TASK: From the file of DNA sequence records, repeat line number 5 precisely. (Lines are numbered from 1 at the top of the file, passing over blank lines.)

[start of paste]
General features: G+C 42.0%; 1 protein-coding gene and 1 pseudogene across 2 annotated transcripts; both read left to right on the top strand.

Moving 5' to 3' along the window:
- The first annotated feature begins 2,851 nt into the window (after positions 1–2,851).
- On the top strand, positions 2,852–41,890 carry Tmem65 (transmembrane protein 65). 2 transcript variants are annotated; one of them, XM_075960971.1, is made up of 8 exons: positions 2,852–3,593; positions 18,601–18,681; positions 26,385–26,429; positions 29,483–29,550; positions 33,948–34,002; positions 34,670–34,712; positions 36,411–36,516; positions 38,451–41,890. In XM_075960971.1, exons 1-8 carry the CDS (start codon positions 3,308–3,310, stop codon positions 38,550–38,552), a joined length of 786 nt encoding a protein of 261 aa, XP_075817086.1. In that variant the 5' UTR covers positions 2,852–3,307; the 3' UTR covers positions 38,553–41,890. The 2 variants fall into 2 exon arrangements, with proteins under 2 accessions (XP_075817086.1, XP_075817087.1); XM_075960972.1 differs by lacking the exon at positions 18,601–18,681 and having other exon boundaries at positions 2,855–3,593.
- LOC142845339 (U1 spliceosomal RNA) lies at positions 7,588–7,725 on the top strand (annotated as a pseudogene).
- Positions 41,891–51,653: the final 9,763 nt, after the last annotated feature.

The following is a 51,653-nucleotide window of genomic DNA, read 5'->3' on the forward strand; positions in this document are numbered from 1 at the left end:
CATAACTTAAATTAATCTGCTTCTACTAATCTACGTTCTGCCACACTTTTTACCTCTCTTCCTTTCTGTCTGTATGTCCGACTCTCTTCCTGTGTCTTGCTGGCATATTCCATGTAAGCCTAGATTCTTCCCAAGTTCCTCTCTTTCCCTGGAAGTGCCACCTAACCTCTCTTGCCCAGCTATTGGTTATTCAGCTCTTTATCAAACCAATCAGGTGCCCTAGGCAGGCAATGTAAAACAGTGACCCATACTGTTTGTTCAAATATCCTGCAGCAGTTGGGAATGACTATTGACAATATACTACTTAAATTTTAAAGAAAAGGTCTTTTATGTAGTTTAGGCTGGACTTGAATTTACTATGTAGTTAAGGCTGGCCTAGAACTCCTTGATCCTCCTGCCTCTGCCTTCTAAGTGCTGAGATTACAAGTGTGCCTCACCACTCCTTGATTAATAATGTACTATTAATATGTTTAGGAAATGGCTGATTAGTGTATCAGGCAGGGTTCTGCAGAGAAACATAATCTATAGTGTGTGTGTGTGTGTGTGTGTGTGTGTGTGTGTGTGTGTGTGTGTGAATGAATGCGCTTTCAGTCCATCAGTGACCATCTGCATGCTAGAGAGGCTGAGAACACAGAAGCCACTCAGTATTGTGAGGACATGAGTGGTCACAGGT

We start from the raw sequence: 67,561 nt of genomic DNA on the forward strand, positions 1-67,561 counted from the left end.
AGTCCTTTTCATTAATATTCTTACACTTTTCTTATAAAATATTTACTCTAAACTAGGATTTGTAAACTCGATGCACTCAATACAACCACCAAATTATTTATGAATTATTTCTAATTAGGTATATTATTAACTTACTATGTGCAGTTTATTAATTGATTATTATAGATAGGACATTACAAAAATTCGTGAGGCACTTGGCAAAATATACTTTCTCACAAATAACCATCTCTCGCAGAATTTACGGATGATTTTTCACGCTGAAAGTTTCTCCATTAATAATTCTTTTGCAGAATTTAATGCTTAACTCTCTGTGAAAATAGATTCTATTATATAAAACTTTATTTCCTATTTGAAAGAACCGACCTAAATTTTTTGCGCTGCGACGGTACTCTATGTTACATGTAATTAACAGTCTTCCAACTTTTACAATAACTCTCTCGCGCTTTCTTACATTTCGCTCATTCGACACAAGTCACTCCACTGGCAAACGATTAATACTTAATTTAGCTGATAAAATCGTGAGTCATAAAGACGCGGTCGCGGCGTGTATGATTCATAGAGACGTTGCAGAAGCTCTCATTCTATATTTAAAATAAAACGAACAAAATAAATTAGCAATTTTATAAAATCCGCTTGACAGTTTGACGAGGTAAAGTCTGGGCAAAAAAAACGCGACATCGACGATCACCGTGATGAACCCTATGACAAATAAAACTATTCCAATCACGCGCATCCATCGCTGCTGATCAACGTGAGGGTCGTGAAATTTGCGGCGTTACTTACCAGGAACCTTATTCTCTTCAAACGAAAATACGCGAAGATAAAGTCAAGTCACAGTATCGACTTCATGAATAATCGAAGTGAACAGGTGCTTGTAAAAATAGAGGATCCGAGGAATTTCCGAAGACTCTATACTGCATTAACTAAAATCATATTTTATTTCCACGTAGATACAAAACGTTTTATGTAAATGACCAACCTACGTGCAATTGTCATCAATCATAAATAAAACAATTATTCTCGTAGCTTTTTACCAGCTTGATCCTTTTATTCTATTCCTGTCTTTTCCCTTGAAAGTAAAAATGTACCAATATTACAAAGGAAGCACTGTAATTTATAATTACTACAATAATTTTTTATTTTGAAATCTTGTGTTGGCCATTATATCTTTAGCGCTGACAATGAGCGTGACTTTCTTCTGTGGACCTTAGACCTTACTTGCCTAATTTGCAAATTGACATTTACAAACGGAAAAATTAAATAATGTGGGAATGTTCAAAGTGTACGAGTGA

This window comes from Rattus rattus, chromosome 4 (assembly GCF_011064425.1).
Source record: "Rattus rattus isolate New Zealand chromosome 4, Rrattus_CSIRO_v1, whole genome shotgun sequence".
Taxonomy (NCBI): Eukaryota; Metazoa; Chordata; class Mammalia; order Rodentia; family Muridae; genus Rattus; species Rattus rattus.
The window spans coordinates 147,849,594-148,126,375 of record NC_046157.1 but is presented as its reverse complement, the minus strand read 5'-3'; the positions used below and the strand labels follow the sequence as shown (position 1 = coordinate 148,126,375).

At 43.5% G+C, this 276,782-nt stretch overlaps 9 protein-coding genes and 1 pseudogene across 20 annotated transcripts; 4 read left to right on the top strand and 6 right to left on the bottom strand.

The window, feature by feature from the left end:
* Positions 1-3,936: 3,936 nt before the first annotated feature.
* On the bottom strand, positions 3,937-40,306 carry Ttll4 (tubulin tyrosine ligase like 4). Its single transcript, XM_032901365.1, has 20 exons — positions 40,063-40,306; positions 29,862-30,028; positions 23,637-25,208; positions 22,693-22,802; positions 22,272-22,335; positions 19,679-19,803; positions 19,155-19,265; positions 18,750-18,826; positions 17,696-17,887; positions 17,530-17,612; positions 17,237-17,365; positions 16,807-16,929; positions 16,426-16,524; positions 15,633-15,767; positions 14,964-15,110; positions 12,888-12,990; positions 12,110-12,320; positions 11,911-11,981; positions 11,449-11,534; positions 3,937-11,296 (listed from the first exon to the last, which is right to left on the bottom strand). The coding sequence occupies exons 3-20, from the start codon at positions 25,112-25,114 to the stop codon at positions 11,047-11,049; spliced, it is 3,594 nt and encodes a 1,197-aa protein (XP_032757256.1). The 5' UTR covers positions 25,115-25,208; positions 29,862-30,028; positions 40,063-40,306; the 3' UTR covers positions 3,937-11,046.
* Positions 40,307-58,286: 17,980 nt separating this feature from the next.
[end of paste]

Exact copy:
- LOC142845339 (U1 spliceosomal RNA) lies at positions 7,588–7,725 on the top strand (annotated as a pseudogene).